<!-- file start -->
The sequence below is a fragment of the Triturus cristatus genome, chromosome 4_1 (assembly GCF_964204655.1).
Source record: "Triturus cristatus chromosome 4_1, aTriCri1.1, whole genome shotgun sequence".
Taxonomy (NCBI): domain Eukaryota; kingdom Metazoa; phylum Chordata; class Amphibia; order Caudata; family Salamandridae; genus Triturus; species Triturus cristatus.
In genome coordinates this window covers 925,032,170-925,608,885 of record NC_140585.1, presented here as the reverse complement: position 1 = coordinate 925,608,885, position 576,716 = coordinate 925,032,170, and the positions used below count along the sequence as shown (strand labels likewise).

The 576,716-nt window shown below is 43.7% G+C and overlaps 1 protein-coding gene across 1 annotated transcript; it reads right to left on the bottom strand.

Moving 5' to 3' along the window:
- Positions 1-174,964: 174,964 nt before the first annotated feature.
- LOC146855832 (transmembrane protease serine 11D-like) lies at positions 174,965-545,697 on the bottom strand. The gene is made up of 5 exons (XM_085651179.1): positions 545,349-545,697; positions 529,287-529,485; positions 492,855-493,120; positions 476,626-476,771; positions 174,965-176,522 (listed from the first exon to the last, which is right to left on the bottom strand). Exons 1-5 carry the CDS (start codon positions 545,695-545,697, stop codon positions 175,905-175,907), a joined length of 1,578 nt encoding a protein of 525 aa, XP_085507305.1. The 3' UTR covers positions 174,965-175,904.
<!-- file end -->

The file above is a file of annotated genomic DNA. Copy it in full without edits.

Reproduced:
The sequence below is a fragment of the Triturus cristatus genome, chromosome 4_1 (assembly GCF_964204655.1).
Source record: "Triturus cristatus chromosome 4_1, aTriCri1.1, whole genome shotgun sequence".
Taxonomy (NCBI): domain Eukaryota; kingdom Metazoa; phylum Chordata; class Amphibia; order Caudata; family Salamandridae; genus Triturus; species Triturus cristatus.
In genome coordinates this window covers 925,032,170-925,608,885 of record NC_140585.1, presented here as the reverse complement: position 1 = coordinate 925,608,885, position 576,716 = coordinate 925,032,170, and the positions used below count along the sequence as shown (strand labels likewise).

The 576,716-nt window shown below is 43.7% G+C and overlaps 1 protein-coding gene across 1 annotated transcript; it reads right to left on the bottom strand.

Moving 5' to 3' along the window:
- Positions 1-174,964: 174,964 nt before the first annotated feature.
- LOC146855832 (transmembrane protease serine 11D-like) lies at positions 174,965-545,697 on the bottom strand. The gene is made up of 5 exons (XM_085651179.1): positions 545,349-545,697; positions 529,287-529,485; positions 492,855-493,120; positions 476,626-476,771; positions 174,965-176,522 (listed from the first exon to the last, which is right to left on the bottom strand). Exons 1-5 carry the CDS (start codon positions 545,695-545,697, stop codon positions 175,905-175,907), a joined length of 1,578 nt encoding a protein of 525 aa, XP_085507305.1. The 3' UTR covers positions 174,965-175,904.